"Over the years, there have been a number of people who have done real exciting loon work up here," said Olson.
Over the last few surveys, the DNR have decided to expand its research to all wildlife in water and on land, not just the loons.
"The survey has developed into being more all-inclusive of any wildlife we see out here. Especially breeding birds," said Olson.
Some animals seen on Friday include a deer and her fawn, ducks, geese, eagles, ospreys, and of course multiple loons.
The Turtle Flambeau Flowage is a total of 14,000 acres. Individual volunteers maintain the area year round. If they notice a home or shelter destroyed, they will help start a new one for the animals.
"It's rewarding to see a place like the Turtle Flambeau Flowage in Wisconsin and this monitoring gives us a sense of how to monitor and protect it," said Bacon.
Overall, the goal for the group is to collect data on the animals and maintain that number to keep the Northwoods booming with wildlife.
The power of volunteerism was in full effect on Friday. Six boats covered all 14,000 acres of the Turtle Flambeau Flowage.
GREEN BAY - Prosecutors have charged a 26-year-old man accused of fatally stabbing his ex-girlfriend and her mother and injuring a third person in the Green Bay area.
Jacob Cayer of Ashwaubenon was charged Friday with two counts of first-degree intentional homicide. WLUK-TV reports Cayer also is charged with attempted first-degree intentional homicide, burglary and bail jumping.
RHINELANDER - This week, a seven-year-old put his life in danger to save his baby sister and little brother from a house fire near downtown Rhinelander.
On Friday, the Rhinelander Fire Department honored that little boy for his bravery.
Rhinelander firefighters now call Adam Granger, 7, a hero.
"He tells me over and over how he wasn't scared and just wanted to save his sister's life and didn't want her to die," said Jenny Schroeder, Adam's mother.
Adam saved his six-month old sister and four-year-old brother from a house fire in downtown Rhinelander.
"His actions, his quick thinking, saved two lives that day," said Rhinelander Fire Assistant Chief Tom Waydick.
Investigators still don't know the exact cause of the fire, but they say it started in the kitchen. Adam's father, Adam Granger, Sr., went outside for a couple minutes to start a campfire, and the next thing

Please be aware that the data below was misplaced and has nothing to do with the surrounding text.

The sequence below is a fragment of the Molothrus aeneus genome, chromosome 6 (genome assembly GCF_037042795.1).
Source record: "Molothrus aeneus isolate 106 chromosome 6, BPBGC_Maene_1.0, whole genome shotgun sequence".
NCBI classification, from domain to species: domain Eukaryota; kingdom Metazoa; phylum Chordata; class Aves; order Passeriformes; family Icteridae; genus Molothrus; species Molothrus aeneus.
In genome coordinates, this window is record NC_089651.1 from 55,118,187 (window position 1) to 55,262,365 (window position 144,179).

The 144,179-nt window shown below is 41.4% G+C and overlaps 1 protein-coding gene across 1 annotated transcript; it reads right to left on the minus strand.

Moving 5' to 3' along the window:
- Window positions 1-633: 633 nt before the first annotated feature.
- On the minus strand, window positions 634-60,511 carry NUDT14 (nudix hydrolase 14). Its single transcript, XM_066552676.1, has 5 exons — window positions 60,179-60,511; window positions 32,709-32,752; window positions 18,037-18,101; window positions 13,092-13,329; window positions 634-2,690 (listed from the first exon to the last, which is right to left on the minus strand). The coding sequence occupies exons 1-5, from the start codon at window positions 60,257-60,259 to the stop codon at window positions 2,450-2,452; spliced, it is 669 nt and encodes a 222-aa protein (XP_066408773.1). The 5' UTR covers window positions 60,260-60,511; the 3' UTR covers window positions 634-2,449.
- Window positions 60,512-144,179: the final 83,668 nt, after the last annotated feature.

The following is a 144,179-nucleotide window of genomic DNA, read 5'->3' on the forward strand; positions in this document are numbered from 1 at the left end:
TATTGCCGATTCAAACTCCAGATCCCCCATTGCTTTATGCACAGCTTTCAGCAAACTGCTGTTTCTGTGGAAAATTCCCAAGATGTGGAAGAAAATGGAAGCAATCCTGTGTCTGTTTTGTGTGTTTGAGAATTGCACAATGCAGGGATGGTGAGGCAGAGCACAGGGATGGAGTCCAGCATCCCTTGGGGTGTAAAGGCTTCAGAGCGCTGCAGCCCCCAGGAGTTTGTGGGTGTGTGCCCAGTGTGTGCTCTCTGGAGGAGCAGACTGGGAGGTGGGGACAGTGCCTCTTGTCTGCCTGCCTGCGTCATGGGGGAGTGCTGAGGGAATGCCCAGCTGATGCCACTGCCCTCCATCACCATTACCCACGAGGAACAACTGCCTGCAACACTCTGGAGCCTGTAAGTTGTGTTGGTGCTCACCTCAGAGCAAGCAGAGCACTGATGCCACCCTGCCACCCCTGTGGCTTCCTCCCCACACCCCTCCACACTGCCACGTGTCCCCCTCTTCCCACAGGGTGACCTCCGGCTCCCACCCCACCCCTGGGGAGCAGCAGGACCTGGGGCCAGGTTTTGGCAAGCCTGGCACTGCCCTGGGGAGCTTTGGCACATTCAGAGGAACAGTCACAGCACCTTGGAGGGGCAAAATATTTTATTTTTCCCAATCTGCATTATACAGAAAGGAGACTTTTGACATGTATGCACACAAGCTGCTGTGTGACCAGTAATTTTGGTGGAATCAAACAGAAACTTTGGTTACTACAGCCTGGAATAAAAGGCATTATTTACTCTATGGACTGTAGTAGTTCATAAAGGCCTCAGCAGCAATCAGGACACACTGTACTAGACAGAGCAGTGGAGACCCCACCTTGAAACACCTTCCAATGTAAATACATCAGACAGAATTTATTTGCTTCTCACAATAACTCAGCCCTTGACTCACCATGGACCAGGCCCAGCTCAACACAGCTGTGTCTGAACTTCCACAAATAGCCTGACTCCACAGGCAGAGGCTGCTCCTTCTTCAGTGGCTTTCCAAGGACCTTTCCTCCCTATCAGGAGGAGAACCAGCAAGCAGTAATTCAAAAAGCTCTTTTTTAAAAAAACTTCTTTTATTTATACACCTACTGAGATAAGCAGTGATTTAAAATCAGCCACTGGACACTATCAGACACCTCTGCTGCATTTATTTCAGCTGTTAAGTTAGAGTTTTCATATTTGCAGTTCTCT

he knew his house was up in flames.
"And the kids were in and out of the house helping him," Waydick said.
When he saw the smoke, Adam's father and his brother ran inside to get the three kids upstairs��"not realizing they had already gotten out. To do that, Adam had to run past the fire to get to the bedroom where his baby sister was. Then he went back towards the flames and led his younger brother down the back steps to safety.
"[I'm] Very proud and honored to have him as my son," Schroeder said.
Schroeder doesn't want to think of how it could have turned out.
"We've talked about how the other outcome could have been worse," Schroeder said.
EAGLE RIVER - The Northland Pines fishing team is about as basic as it gets.
Just two kids, bait, and their gear.
"I didn't expect to go anywhere," said Northland Pines Junior Mike John.
But in their first year the team is headed to nationals after getting second BASS Wisconsin High School Fishing Tournament. It was the first tournament they've competed in together.
Mike John is going to be a junior. Harmon Marien became a freshman right before the state tournament started.
"Wednesday previous I was in 8th grade and then that Saturday and Sunday we took second in the high school tournament," Northland Pines Freshman Marien said. "That was pretty cool, good way to start high school."